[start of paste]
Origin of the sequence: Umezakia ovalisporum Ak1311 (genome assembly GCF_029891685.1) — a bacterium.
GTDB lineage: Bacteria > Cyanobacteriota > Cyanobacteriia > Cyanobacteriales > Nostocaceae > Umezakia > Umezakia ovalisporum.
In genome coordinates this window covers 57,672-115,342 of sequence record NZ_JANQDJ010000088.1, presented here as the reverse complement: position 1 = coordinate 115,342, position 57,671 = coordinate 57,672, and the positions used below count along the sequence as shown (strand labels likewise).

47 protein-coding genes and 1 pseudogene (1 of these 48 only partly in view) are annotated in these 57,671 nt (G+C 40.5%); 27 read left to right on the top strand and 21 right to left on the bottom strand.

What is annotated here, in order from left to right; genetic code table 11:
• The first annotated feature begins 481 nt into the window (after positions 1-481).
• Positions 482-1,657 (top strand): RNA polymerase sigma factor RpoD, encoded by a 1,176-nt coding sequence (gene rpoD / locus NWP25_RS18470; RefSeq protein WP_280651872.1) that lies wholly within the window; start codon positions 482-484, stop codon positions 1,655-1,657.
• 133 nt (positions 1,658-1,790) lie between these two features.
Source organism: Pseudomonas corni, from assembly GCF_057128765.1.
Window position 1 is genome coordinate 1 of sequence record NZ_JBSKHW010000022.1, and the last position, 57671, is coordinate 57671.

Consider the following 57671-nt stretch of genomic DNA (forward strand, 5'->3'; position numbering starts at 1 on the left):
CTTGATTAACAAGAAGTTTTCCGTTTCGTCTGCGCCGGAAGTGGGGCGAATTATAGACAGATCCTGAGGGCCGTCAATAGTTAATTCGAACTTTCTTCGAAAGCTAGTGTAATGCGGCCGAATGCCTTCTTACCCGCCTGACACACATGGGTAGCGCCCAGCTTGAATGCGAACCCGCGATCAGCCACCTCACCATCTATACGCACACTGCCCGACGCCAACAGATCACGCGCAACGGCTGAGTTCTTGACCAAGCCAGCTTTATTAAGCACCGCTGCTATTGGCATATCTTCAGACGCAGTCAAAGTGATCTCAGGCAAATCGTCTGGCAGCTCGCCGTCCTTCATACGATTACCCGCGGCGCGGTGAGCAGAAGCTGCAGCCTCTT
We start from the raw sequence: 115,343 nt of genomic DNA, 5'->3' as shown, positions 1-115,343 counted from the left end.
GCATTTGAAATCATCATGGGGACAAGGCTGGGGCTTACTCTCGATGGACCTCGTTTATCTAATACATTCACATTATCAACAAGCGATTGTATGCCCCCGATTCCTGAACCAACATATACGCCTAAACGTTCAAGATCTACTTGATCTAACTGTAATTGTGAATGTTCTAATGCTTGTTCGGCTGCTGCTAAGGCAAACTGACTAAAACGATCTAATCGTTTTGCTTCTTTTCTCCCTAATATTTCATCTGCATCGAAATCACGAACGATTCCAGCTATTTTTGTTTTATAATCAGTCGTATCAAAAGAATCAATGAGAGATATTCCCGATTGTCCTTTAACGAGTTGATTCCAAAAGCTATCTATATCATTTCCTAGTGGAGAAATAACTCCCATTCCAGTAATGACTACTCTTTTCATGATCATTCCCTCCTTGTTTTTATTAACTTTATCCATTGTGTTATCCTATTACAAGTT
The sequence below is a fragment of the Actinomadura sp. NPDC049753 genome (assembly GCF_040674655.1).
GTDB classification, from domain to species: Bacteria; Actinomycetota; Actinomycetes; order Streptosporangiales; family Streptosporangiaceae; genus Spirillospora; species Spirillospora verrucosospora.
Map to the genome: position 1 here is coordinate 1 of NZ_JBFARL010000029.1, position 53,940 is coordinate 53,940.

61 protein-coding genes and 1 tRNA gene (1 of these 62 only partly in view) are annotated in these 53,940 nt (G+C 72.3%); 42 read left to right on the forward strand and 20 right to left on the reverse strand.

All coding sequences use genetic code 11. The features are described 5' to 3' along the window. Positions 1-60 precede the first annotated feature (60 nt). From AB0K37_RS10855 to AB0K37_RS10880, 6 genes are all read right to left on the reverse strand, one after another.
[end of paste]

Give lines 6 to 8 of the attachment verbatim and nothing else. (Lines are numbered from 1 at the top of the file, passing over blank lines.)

• The first annotated feature begins 481 nt into the window (after positions 1-481).
• Positions 482-1,657 (top strand): RNA polymerase sigma factor RpoD, encoded by a 1,176-nt coding sequence (gene rpoD / locus NWP25_RS18470; RefSeq protein WP_280651872.1) that lies wholly within the window; start codon positions 482-484, stop codon positions 1,655-1,657.
• 133 nt (positions 1,658-1,790) lie between these two features.